These are all reasonable excuses for waiting to become a parent. And these could have been reasonable excuses for me to wait to become a foster parent, if the decision had anything to do with my personal life circumstances. For me, the decision to become a foster parent was entirely about the thousands of children who are in need of a foster family because they have been abused or neglected. I believe with all my heart that we are called to care for these children. And, when God calls us to care for these children, He is rarely interested in what I’m ready for or my degree of confidence in myself.

During my first five years as a mental health therapist, I worked with a large number of children and families who were in foster care or had been adopted out of foster care. And, because I was a crisis therapist, I was regularly faced with the aftermath of worst case scenarios from the foster care system. Every day I was reminded of the immeasurable damage resulting from loss, rejection, abuse, neglect and early childhood trauma.

Because the constant tragedy of these children’s lives was becoming too much for me to bear, I made the decision to become a foster parent. My intent was to specialize in providing therapeutic foster care for older children with behavioral challenges. I expected to foster for a long time before considering adoption.

That was my plan.

Since July 2009, I have had four children placed in my home for foster care: a 6-day-old boy, a 15-month-old boy, a 3-week-old boy, and a 4-year-old boy. What’s that expression? “We plan and God laughs?” Yeah, God was definitely laughing.

Nathan Winkler's adoption day.

Nathan Winkler’s adoption day.

In August 2009, I picked up my son, Nathan, from an emergency DCFS shelter on the south side of Chicago. He was a tiny 15-month-old whose development was closer to that of a 6- to 9-month-old baby. When the caseworker carried him into the waiting room and we made eye contact, he started clapping. It was at that moment that my son had my heart.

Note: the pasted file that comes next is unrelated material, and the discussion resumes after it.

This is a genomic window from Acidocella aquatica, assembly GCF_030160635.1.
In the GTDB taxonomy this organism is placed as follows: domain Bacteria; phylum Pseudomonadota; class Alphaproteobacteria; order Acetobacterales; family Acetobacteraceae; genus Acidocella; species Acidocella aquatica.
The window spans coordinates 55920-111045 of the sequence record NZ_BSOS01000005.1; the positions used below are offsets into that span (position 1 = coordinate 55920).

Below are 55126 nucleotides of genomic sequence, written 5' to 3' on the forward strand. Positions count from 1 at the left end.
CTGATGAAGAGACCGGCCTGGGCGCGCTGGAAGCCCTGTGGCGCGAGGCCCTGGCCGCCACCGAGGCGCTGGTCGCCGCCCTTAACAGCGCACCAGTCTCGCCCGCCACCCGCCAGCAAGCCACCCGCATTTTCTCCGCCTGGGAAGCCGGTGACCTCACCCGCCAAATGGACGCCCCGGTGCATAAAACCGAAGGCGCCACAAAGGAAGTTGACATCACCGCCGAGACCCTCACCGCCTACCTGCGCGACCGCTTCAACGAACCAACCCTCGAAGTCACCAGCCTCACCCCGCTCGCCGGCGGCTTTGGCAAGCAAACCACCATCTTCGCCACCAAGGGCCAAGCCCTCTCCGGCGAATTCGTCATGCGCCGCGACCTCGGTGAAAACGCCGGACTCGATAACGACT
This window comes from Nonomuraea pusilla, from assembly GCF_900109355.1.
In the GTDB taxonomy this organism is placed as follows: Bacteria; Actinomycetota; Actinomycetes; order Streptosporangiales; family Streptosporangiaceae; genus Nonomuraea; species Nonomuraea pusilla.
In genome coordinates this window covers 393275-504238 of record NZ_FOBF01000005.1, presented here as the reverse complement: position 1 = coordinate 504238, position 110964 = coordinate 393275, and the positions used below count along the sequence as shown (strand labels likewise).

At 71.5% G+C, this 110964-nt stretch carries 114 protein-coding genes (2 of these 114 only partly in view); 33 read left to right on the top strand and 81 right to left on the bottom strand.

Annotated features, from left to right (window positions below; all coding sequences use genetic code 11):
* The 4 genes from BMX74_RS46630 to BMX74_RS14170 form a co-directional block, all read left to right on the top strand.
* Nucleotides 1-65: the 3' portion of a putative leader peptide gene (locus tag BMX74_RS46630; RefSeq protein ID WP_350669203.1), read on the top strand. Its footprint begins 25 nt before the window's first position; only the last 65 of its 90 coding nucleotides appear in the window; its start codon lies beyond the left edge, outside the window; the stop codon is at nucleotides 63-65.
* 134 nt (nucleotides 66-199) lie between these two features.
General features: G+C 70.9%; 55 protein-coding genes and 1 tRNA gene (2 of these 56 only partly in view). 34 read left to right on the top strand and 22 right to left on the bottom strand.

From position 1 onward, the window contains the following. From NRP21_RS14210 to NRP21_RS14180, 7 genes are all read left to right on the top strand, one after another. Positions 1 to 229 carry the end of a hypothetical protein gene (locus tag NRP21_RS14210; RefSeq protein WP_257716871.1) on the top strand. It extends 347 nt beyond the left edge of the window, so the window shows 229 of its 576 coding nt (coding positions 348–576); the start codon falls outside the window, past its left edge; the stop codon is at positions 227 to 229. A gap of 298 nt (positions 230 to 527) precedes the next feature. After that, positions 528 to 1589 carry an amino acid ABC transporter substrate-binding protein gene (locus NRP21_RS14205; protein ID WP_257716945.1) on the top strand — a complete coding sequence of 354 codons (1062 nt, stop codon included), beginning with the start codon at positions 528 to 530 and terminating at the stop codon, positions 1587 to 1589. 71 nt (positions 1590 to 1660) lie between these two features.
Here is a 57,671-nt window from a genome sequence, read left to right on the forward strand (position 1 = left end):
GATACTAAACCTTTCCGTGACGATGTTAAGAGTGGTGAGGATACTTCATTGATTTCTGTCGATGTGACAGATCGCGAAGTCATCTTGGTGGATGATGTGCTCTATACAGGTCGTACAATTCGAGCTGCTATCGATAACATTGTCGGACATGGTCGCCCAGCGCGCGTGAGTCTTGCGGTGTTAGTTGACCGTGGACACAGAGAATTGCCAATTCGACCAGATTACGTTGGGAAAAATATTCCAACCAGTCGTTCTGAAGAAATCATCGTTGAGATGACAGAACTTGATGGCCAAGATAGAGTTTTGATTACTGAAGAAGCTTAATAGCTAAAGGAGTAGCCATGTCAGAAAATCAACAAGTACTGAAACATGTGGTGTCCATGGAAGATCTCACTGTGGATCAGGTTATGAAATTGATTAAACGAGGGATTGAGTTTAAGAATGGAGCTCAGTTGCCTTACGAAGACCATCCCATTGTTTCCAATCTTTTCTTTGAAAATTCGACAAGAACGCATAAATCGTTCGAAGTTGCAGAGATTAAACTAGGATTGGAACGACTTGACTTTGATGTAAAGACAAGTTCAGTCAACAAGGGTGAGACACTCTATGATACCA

Throughout the first few years, we had weekly appointments with pediatricians, speech pathologists, occupational therapists, physical therapists, developmental therapists, pulmonologists, otolaryngologists, and that doesn’t include visits with caseworkers, lawyers and early intervention specialists. So many of these specialists became personally invested in seeing my son thrive. And, you should know, that my son is a rock star. He has never failed to meet or exceed a goal that has been set for him.

Nearly three years later, in June 2012, a judge so ordered that my son “shall be the same as if he had been born to (me).” On that day I finally let go of the smallest of breaths I’d been holding since the moment I held him for the first time. My overwhelming joy squeezed out the last drops of fear and dread for our unknown future. He was my son, first in my heart, and finally in breath and being.

Nathan's first day of kindergarten

Nathan’s first day of kindergarten

This past August, Nathan began kindergarten – my son who for years worked so hard to overcome his early trauma with therapies to improve his language development, his motor skills and his emotional regulation. This same rock star child is reading at a first-grade level, is meeting all expectations for classroom behavior, is learning to play piano, displays extraordinary athleticism, and has the most infectious belly laugh you’ll ever hear. My son is funny, sensitive, smart, friendly, sweet and endlessly energetic. He is the embodiment of joy.

In October 2013, we welcomed a 3-week-old baby boy into our family. For 15 months, we have been on a roller coaster of fear and anxiety for his uncertain future. This sweet boy has, quite simply, stolen our hearts. We adore him. And the thought of him experiencing pain or neglect is unbearable. In my entire life, I have never found more reason to have faith or felt more urgency toward prayer than I have as a parent.

In January 2015, our foster son’s parents signed consents to voluntarily terminate their parental rights. As I sat in the courtroom, wiping away tears, I finally let go of the breath I’d been holding since the moment I held my son for the first time. We are expecting to adopt Jackson this spring.

Parenthood, single or partnered, is a daily exercise in grace – learning to receive grace and extending it abundantly to your children and to those around you. I am proud and grateful and blessed to be a single, foster, adoptive mom, by God’s grace.

In the weeks to come, we will introduce you to other alumni who help make a real difference in the world – and enrich their own families – by adopting and fostering children.

You can follow new stories in this series on the ACU Facebook page.

See previous posts in this series:


ACU Remembers: Ruby Guy